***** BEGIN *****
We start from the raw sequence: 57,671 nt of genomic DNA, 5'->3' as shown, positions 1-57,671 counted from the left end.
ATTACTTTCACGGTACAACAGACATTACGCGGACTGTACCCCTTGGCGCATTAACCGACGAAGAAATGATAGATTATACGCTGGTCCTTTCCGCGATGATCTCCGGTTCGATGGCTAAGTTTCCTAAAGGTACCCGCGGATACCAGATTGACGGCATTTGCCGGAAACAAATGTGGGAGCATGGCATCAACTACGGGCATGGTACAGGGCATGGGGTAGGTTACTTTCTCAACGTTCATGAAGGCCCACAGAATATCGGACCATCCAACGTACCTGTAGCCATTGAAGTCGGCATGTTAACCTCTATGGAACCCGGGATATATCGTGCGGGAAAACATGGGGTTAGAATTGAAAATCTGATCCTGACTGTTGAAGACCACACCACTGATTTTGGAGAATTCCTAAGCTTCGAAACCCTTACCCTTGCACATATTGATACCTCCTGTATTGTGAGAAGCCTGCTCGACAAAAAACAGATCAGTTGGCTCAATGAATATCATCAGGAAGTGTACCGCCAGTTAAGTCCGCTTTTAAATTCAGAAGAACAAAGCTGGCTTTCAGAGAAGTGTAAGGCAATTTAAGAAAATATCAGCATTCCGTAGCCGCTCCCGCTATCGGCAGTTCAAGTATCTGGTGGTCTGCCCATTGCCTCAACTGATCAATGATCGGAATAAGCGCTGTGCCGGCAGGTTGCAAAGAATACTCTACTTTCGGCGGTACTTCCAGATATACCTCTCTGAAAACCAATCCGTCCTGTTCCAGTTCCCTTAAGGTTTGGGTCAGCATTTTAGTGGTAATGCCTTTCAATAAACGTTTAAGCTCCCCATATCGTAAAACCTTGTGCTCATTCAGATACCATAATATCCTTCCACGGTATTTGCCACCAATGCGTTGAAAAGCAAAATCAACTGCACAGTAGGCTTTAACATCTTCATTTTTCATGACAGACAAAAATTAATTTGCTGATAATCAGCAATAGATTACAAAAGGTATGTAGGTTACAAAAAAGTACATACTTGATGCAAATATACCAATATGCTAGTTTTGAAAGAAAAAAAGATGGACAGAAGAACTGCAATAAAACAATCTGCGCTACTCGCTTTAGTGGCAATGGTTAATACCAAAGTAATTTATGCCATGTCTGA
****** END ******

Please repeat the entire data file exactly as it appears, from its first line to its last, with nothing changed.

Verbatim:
We start from the raw sequence: 57,671 nt of genomic DNA, 5'->3' as shown, positions 1-57,671 counted from the left end.
ATTACTTTCACGGTACAACAGACATTACGCGGACTGTACCCCTTGGCGCATTAACCGACGAAGAAATGATAGATTATACGCTGGTCCTTTCCGCGATGATCTCCGGTTCGATGGCTAAGTTTCCTAAAGGTACCCGCGGATACCAGATTGACGGCATTTGCCGGAAACAAATGTGGGAGCATGGCATCAACTACGGGCATGGTACAGGGCATGGGGTAGGTTACTTTCTCAACGTTCATGAAGGCCCACAGAATATCGGACCATCCAACGTACCTGTAGCCATTGAAGTCGGCATGTTAACCTCTATGGAACCCGGGATATATCGTGCGGGAAAACATGGGGTTAGAATTGAAAATCTGATCCTGACTGTTGAAGACCACACCACTGATTTTGGAGAATTCCTAAGCTTCGAAACCCTTACCCTTGCACATATTGATACCTCCTGTATTGTGAGAAGCCTGCTCGACAAAAAACAGATCAGTTGGCTCAATGAATATCATCAGGAAGTGTACCGCCAGTTAAGTCCGCTTTTAAATTCAGAAGAACAAAGCTGGCTTTCAGAGAAGTGTAAGGCAATTTAAGAAAATATCAGCATTCCGTAGCCGCTCCCGCTATCGGCAGTTCAAGTATCTGGTGGTCTGCCCATTGCCTCAACTGATCAATGATCGGAATAAGCGCTGTGCCGGCAGGTTGCAAAGAATACTCTACTTTCGGCGGTACTTCCAGATATACCTCTCTGAAAACCAATCCGTCCTGTTCCAGTTCCCTTAAGGTTTGGGTCAGCATTTTAGTGGTAATGCCTTTCAATAAACGTTTAAGCTCCCCATATCGTAAAACCTTGTGCTCATTCAGATACCATAATATCCTTCCACGGTATTTGCCACCAATGCGTTGAAAAGCAAAATCAACTGCACAGTAGGCTTTAACATCTTCATTTTTCATGACAGACAAAAATTAATTTGCTGATAATCAGCAATAGATTACAAAAGGTATGTAGGTTACAAAAAAGTACATACTTGATGCAAATATACCAATATGCTAGTTTTGAAAGAAAAAAAGATGGACAGAAGAACTGCAATAAAACAATCTGCGCTACTCGCTTTAGTGGCAATGGTTAATACCAAAGTAATTTATGCCATGTCTGA